Photo: Caps flying during the 2015 graduation at Belmont High School.
“Bittersweet,” is how Lisa Castagno would feel watching her daughter, Olivia, receive her diploma along with 274 of her classmates during graduation ceremony for the Class of 2015 at Belmont High School on Sunday afternoon, June 7.
“I’m really happy but sad,” said Castagno, who has seen three daughters graduate from the school, with a son remaining. “It’s great to see them growing up. It’s an exciting time for them and for us parents but in a different way.”
Amidst cheers, hugs, contemplation, photos and a cloud of cigar smoke, 275 seniors transformed from students to alumni during the ceremony held in the school’s Wenner Field House.
“Your child charmed us, and at times alarmed us, they have pushed the boundaries of learning and thinking to new horizons,” Belmont High Principal Dan Richards told the graduates and those who packed the Field House.
“We will miss their energy and their endless ideas, but know that each of them will put that creativity and intelligence to good use,” he said.
Class President Sophie Kunz-Cosgrove said this graduating class “cultivated a culture of hard work, determination, and caring, in and out of the classroom.”
“After today, we will start our lives apart. But we built something here that will always be with us; a community, our community where everyone is different but everyone belongs,” she said.
Thomas Zembowicz, the first of the speakers honored with the School Committee Award for Outstanding Achievement in Scholarship – whose long list of accomplishments in academics, volunteering and athletics read by School Superintendent John Phelan seemed to embarrass him slightly – said what he will miss the most from his experience at Belmont High is “a feeling of contentment and belonging … in even the most mundane situations” hearing snippets of conversations or watching classmates working together on projects.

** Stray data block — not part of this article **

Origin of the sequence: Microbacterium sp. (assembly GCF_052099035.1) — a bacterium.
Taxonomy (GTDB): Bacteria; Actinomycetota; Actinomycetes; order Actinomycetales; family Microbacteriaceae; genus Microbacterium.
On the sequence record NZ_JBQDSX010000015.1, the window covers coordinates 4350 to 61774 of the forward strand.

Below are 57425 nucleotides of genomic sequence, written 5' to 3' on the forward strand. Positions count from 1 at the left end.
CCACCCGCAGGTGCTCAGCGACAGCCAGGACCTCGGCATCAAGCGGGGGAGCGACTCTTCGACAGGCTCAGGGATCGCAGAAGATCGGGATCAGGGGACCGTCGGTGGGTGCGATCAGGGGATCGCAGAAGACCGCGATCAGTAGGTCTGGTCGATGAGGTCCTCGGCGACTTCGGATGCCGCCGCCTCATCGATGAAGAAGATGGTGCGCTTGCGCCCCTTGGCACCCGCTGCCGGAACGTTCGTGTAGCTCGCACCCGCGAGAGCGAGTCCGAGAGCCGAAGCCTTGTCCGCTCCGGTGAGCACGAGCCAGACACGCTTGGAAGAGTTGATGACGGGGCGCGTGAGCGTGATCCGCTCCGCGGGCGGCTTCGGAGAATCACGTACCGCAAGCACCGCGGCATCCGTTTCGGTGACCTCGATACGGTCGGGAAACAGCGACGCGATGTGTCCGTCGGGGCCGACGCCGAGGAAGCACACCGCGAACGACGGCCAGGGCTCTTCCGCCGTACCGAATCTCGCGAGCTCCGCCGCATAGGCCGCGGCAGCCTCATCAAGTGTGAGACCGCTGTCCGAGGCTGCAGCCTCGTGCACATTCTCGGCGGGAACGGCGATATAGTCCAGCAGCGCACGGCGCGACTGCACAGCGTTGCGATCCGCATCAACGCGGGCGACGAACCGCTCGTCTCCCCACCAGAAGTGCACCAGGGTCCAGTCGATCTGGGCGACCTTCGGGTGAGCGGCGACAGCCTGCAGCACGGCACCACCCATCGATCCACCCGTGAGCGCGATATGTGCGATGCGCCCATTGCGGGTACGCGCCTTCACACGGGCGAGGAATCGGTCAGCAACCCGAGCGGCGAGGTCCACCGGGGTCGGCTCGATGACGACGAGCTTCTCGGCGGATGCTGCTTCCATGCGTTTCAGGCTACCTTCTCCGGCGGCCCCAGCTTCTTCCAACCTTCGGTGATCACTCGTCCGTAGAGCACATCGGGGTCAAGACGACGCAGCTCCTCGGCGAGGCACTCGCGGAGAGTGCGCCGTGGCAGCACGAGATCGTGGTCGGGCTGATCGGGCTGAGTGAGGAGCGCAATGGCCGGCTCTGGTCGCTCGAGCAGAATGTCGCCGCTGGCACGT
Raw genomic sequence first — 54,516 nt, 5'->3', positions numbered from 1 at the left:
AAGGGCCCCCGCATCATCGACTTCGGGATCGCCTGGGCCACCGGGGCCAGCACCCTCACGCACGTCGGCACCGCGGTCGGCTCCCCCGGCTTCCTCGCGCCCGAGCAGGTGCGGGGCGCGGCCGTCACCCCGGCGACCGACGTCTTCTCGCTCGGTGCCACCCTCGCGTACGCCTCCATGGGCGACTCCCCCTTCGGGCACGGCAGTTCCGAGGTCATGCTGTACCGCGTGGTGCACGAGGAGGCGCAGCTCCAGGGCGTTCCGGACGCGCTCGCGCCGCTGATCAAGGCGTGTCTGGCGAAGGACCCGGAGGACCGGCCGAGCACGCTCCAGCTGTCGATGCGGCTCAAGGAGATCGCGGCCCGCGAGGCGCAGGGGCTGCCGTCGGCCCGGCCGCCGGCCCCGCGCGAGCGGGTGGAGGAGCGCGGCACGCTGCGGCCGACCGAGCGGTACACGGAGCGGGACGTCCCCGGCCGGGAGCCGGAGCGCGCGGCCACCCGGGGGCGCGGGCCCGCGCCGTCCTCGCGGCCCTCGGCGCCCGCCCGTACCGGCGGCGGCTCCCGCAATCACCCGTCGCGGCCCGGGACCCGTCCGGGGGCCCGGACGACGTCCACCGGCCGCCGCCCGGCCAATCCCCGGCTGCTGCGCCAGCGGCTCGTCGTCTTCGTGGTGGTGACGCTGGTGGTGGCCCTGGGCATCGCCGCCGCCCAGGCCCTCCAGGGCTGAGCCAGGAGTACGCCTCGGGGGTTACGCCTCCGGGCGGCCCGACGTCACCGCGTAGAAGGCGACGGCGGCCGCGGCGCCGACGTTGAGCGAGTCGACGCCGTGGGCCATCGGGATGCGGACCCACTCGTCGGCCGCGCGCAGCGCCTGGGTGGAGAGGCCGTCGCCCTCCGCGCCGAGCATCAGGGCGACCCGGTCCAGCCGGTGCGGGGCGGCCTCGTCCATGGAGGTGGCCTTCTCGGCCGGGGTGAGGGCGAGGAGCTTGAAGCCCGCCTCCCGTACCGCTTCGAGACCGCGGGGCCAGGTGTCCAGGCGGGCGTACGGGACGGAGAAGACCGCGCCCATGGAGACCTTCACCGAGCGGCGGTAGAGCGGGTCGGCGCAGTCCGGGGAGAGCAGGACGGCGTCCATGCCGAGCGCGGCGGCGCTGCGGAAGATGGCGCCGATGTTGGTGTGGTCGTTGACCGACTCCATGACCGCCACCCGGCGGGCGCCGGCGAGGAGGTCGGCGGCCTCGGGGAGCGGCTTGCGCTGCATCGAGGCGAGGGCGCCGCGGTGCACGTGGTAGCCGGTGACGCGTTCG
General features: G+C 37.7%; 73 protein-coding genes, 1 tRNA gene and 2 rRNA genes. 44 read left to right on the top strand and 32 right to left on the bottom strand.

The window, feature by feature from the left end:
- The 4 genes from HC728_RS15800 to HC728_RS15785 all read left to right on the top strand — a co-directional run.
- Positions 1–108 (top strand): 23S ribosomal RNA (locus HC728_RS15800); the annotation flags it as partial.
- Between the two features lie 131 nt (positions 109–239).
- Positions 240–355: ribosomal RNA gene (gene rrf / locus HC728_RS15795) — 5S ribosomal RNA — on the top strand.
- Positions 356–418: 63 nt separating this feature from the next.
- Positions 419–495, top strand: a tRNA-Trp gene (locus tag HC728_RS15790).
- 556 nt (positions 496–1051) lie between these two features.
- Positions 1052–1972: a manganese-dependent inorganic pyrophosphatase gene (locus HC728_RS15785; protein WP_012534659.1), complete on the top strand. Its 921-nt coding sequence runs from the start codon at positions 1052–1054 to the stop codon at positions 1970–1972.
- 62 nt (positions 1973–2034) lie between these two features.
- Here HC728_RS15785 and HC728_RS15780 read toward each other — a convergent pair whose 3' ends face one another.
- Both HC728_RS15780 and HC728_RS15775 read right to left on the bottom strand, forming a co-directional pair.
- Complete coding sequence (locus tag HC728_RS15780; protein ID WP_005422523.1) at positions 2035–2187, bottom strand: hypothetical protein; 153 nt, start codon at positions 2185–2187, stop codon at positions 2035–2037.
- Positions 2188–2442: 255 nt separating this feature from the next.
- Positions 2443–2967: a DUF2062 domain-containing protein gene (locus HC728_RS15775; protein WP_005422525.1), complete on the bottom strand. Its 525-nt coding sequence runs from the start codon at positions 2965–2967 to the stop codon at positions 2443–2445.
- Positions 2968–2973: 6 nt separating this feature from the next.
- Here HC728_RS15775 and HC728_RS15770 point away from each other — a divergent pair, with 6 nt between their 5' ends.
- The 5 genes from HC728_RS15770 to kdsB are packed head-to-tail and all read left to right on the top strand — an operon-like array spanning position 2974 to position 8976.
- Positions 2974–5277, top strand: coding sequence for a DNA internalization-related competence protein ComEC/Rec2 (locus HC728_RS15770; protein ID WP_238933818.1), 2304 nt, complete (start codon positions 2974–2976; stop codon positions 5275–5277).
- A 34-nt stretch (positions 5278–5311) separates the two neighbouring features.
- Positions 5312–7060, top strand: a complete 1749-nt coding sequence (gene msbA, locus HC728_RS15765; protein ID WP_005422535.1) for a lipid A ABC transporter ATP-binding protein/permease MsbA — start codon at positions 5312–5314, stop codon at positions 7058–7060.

“I reflected on the rituals that bind us as a class; unscripted and unnoticed … noticing these shared routines … gave me a more powerful sense of nostalgia,” said Zembowicz, who will matriculate at Yale in the fall.
“Take a minute to notice the forged ties with people that shared things with you, even if that means just sharing a table at the library,” he said. “Because even as the past weeks events slip out of our memories, we will always have each other.”
Organization, for Catherine Tang, the second School Committee Award speaker, was the touchstone of her experience at Belmont High School. How she studied and practice, Tang did each within a tidy planned “comfortable” system. That was until the day her art teacher, Mark Milowsky, squirted a tube of paint on her blank canvas.
“Mr. Milowsky said, ‘You need to learn to trust yourself’,” Tang said. Despite being out of her comfort zone, she created a work that she remains most proud.
“We all have our plans, our systems, our expectations for the future. But we may find that someone splatters paint on our canvas,” said Tang, who will not travel far to attend Harvard College this fall.
“It is up to us to decide what we make of the unexpected situations that life throws at us, whether we view them as obstacles or as opportunities for personal growth,” she said.
“Don’t worry about the unexpected; trust your abilities and put your mark on the new and unexpected.”
Finally, it was time for the 275 students to become former pupils, to shake hands with school committee members, superintendent, and principal; then tossing caps in the air, and meet outside for photos and cheap cigars.